University of Vermont

Jeffords Hall

Output Calculations and Report Writing

by Jack Lehrecke '12, CEF Summer Intern

PV roof example

Over the last two weeks I have spent my time finishing the fieldwork with the on-site surveys for the PV feasibility study. We have moved on from visiting the various locations to calculating the specifics of each possible installation and writing up formal summaries for each promising facility. Additionally, I have been extensively researching the various incentives offered by Vermont for solar installations and exploring the necessary requirements for each of our proposed installations to be applicable for the state programs. I have also been tracking the progress of the Equine Center installation as well as working on preparing an interview with the construction team.

inverter

When investigating each potential installation there are a number of factors that need to be considered including system sizing, product selection, cost estimates, projected paybacks, and overall building energy offset. System sizing simply refers to the overall number of modules required for the installation and the expected total output based on the orientation and tilt of each panel. These numbers are obtained by considering the total usable space on the roof of a given structure, which can be easily calculated using scaled satellite images. Once the size of the system is determined, the proper type of inverter needs to be selected to handle the projected output of the installation. The inverter is responsible for converting the DC energy generated by the panels into the AC power that is used in any given grid.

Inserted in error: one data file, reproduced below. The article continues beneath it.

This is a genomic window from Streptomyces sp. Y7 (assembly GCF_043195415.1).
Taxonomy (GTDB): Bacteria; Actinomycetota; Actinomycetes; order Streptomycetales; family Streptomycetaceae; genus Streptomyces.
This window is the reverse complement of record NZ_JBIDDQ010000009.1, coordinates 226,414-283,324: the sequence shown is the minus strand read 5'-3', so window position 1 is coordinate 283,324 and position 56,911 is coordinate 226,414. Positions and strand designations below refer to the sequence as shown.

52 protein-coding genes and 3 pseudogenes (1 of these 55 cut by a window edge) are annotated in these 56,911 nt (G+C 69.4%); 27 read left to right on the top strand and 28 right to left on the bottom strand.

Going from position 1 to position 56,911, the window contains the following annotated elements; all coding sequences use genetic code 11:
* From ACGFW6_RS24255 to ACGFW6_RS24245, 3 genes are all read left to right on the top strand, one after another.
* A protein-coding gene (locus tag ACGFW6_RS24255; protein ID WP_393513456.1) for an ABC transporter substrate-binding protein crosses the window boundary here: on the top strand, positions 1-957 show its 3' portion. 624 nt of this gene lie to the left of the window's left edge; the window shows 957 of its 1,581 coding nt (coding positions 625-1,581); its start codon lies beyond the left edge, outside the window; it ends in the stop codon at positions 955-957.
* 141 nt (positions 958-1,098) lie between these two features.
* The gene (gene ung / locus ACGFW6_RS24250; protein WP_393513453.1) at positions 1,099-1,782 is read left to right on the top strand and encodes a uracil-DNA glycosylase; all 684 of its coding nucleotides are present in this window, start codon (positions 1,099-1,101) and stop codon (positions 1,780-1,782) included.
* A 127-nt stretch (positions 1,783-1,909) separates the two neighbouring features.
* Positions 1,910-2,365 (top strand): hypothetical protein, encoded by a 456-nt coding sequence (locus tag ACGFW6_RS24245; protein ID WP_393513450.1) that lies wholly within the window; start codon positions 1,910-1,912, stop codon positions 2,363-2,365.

After the necessary products have been selected, it is possible to estimate an overall cost for the installation given the materials used and the size of the project. Generally this cost is presented in two ways, total cost ($) and the cost of each Watt produced by the system ($/Watt). Larger projects will have a higher overhead but the price paid for each Watt decreases significantly as the size of the installation grows. The overall cost of the project is then projected over an extended period of time (20-30 years) accounting for each applicable state incentive and annual energy savings. This calculation ultimately confirms the amount of time required for the given project to pay for itself. Finally, the overall projected annual output of the proposed system is compared with the annual energy usage of the building to determine the resultant offset from the installation.

I have completed quite a few of these reports for all kinds of possible installations including sloped roofed buildings, flat rooftops and carport structures for parking lots. I have really become comfortable with the entire calculation procedure, which started out as a straightforward process of inputting numbers into a spreadsheet and has resulted in my understanding of every mathematical component of that spreadsheet. It is gratifying to learn these skills quickly through practice as well as utilizing information from my undergrad experience in a professional setting.